On the Web
January 31, 2013
Tally Your Mutual Fund Fees Here
Those mutual fund fees sure add up fast.
“The average person has no idea” how much fees and expenses sap from their investments, said Ted Leber, a retiree who was a staffer with the Chief of Naval Operations and a financial adviser to service members.
The career Navy man said he was a failure after retiring to become an adviser, because he kept steering clients to low-fee mutual funds that replicate index returns, such as the S&P 500 or NASDAQ tech-stocks. The index funds helped his clients but not his firm’s profits.
Squared Away interviewed Leber after he emailed a nifty fee calculator, which was put online as a public service by AHC Advisors Inc.’s president, Craig Larsen, in St. Charles, Illinois.
Larsen and Leber join a growing number of academics, financial planners, and investors balking at the high fees middle-income investors pay for mutual funds that are actively managed by stock pickers. Fees are “costly for the average employee” and “can take a substantial toll on their retirement,” according to a study by the Center for Retirement Research at Boston College, which supports this blog.
Test the employee calculator yourself. First, look at the conservative assumptions Squared Away used to calculate fees on three portfolios, as shown in this chart:
- Assumed investment return: 5 percent.
This is a conservative assumption for long-term returns. By applying the same interest rate to both the active and indexed portfolios, the calculator isolates the impact of fees. Academic research shows that funds actively managed by stock pickers do not outperform index funds.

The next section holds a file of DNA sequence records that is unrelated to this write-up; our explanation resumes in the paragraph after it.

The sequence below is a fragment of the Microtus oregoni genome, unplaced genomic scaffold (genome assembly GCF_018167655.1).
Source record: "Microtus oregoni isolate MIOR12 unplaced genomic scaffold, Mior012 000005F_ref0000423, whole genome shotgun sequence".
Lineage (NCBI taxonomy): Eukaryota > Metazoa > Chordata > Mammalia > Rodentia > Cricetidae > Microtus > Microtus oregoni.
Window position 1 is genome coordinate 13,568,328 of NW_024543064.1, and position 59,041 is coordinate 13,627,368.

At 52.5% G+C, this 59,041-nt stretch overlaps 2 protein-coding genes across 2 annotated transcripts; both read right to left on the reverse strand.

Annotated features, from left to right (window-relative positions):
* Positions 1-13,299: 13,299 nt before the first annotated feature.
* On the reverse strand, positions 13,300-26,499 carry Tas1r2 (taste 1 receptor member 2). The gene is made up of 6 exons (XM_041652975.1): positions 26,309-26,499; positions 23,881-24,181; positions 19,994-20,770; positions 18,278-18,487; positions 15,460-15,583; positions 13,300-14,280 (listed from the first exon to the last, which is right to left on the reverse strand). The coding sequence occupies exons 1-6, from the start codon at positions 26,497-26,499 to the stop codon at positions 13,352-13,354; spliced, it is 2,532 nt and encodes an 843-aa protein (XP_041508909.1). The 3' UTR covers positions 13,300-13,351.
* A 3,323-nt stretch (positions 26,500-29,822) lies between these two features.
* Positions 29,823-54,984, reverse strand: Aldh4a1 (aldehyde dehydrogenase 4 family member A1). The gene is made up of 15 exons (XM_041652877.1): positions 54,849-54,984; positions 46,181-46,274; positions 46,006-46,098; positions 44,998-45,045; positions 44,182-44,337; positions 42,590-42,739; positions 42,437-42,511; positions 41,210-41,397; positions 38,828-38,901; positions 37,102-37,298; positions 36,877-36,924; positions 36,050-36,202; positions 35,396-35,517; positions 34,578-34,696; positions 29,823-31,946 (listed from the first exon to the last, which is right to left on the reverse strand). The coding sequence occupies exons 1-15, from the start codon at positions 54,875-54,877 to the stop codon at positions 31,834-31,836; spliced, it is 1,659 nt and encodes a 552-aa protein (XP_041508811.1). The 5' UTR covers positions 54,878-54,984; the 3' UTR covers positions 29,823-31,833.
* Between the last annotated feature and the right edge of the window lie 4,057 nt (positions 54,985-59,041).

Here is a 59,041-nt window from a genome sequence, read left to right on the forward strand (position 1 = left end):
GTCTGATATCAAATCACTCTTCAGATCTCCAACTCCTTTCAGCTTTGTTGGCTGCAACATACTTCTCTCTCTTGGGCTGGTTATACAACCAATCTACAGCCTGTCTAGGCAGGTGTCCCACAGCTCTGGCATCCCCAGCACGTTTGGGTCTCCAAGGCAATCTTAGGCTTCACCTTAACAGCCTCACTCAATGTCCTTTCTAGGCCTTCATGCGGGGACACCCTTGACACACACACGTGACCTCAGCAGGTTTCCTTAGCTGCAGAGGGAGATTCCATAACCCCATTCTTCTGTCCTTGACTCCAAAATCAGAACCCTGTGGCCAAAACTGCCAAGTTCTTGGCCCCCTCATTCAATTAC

- Current total fees: 0.9 percent of assets for active stock funds.
For those who, say, pay a financial adviser an annual fee of 1 percent of total investments every year, enter 1.9 percent.
- Low fee option: 0.14 percent for index mutual funds.
- Annual contribution: The total of your own (and even your employer’s) annual contribution to your 401(k), 403(b), or IRA; Squared Away assumed $0 to keep things simple.
- Portfolio balance, Current age, Retirement age: your choice.
Research has shown that investors who pay these higher fees are unlikely to get it back in higher investment returns.
But Larsen warns people to be realistic: financial products and services are not free. However, fees still are a primary consideration for retirement savers.
As Leber says, “It’s 1, 2, 3. You gotta start saving. You’ve got to have a balanced portfolio. And you have to understand the fees that you’re paying.”
The chart, using the above assumptions, illustrates the difference in fees between a portfolio invested in actively managed mutual funds and a low-fee portfolio invested in passive index funds. Three current portfolio values were used – $50,000, $100,000, and $200,000 – for a 52-year-old on the tail end of the baby boomers who plans to retire at age 67, when he or she can collect full Social Security benefits.
To test the fee calculator here, click “employee.” Make sure you’re sitting down.
Wow, this is a wonderful post.
Good tool. This helps people identify the lowest-cost “bad” managers. If managers have had market-like or index-like returns, then they shouldn’t be paid much.
If, however, performance is much better, after fees, this won’t help compare.
This is a nice presentation of accumulated information.
Worthy information. It is helpful to know about how to tally the mutual fund fees. Keep sharing like this. Thanks!!!
Nice post thanks for sharing…The graphical representation of the cost of fees is easy to understand and clear…Looking forward to your next post…
It’s great to see more information addressing the issue of fees. Even a 0.5% a year higher fee can result in huge portion of missed income over the course of a lifetime of investing. It’s not surprising banks are posting record profits (in Canada at least).
Hopefully investors will go that extra mile to find a good advisor who has a low-fee.